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Bitternut Hickory

Carya cordiformis

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Bitternut Hickory (Carya cordiformis) at North Branch Nursery

Bitternut Hickory

Bitternut Hickory

(Photo courtesy of NetPS Plant Finder)

Height:  40 feet

Spread:  40 feet

Sunlight:  full sun  partial shade 

Hardiness Zone:  3a

Other Names:  Swamp Hickory


Considered by many to be the hardiest hickory, this is a massively tall and narrow tree, best used for natural forests and larger landscapes; fall color can be spectacular; large nuts are very bitter and can be messy in fall

Ornamental Features

Bitternut Hickory has dark green foliage throughout the season. The large compound leaves turn an outstanding gold in the fall. The flowers are not ornamentally significant. It produces brown nuts in early fall. The fruit can be messy if allowed to drop on the lawn or walkways, and may require occasional clean-up. The furrowed gray bark adds an interesting dimension to the landscape.

Landscape Attributes

Bitternut Hickory is a deciduous tree with a narrowly upright and columnar growth habit. Its average texture blends into the landscape, but can be balanced by one or two finer or coarser trees or shrubs for an effective composition.

This is a high maintenance tree that will require regular care and upkeep, and is best pruned in late winter once the threat of extreme cold has passed. Gardeners should be aware of the following characteristic(s) that may warrant special consideration;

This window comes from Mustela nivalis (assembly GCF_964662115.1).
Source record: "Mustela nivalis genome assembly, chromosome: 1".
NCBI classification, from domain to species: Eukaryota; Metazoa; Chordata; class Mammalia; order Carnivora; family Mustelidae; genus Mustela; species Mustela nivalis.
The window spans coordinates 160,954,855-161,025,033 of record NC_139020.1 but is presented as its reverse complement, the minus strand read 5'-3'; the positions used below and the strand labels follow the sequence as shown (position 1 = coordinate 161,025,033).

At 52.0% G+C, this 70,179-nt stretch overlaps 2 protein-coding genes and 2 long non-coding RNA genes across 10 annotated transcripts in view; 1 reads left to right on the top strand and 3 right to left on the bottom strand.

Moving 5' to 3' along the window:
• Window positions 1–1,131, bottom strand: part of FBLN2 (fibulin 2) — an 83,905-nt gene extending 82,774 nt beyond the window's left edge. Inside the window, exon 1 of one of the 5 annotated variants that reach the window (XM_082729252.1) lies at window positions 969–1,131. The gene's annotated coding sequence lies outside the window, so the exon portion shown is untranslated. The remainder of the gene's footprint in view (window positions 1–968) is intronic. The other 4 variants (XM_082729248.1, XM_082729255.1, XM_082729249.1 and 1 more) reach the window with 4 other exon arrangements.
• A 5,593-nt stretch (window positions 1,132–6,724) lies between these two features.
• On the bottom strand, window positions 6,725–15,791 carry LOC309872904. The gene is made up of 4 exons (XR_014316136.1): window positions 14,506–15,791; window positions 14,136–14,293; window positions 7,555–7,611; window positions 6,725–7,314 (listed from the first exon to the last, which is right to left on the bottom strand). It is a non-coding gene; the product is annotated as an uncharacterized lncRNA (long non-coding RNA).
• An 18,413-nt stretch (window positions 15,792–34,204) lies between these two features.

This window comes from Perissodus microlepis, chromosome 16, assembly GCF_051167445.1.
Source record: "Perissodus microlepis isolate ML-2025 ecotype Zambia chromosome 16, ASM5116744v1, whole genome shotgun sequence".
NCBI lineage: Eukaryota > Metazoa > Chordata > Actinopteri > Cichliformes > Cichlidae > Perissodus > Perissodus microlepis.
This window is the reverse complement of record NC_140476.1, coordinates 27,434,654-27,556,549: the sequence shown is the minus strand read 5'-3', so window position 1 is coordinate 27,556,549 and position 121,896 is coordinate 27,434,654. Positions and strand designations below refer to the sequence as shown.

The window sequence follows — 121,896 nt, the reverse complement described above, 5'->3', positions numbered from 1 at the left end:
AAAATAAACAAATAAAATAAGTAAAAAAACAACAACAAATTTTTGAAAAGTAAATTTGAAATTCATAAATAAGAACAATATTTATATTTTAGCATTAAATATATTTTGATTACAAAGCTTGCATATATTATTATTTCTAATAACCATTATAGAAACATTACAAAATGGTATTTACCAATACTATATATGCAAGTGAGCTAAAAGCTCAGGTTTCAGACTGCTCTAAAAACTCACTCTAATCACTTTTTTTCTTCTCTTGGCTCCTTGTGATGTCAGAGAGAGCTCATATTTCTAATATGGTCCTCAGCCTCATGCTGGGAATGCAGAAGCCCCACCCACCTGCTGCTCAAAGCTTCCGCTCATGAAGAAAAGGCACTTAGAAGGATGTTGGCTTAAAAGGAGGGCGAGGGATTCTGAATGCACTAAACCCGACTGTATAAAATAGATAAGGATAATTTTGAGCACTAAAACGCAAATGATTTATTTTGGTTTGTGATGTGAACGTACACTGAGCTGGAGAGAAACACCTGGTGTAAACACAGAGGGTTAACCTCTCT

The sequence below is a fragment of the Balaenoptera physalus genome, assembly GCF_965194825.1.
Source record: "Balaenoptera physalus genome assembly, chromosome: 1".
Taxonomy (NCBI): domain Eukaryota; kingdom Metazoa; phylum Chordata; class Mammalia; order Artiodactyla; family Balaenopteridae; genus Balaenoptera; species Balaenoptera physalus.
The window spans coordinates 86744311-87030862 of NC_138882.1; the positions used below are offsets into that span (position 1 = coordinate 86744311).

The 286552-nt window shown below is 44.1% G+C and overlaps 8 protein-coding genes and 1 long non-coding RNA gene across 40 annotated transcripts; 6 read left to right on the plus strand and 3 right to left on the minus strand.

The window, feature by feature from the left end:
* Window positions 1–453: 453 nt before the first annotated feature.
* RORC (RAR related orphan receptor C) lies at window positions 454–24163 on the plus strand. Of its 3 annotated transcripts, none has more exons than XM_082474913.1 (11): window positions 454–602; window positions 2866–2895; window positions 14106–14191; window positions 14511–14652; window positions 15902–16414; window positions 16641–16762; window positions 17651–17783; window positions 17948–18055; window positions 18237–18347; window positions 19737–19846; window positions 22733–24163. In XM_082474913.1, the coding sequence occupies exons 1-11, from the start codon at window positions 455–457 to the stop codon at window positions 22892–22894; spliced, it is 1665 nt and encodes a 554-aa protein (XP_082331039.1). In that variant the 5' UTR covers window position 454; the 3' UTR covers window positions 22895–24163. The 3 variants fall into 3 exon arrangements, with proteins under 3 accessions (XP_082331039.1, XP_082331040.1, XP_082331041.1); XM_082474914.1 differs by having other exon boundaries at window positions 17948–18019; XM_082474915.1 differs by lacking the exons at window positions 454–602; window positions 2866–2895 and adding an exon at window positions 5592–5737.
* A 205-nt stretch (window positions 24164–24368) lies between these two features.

• Messy

Bitternut Hickory is recommended for the following landscape applications;

  • Shade
  • Naturalizing And Woodland Gardens

Planting & Growing

Bitternut Hickory will grow to be about 40 feet tall at maturity, with a spread of 40 feet. It has a high canopy of foliage that sits well above the ground, and should not be planted underneath power lines. As it matures, the lower branches of this tree can be strategically removed to create a high enough canopy to support unobstructed human traffic underneath. It grows at a fast rate, and under ideal conditions can be expected to live to a ripe old age of 120 years or more; think of this as a heritage tree for future generations!

This tree does best in full sun to partial shade. It is very adaptable to both dry and moist locations, and should do just fine under average home landscape conditions. It is not particular as to soil pH, but grows best in rich soils. It is somewhat tolerant of urban pollution. This species is native to parts of North America.

Special Notes

Sold in our native tree section. Available in a 3 gallon container, typically 4-6’ tall.

Hardiness Zone Plant Height Minimum Sunlight
Shade  Naturalizing 
Fruit  Fall Color  Bark 
Ornamental Features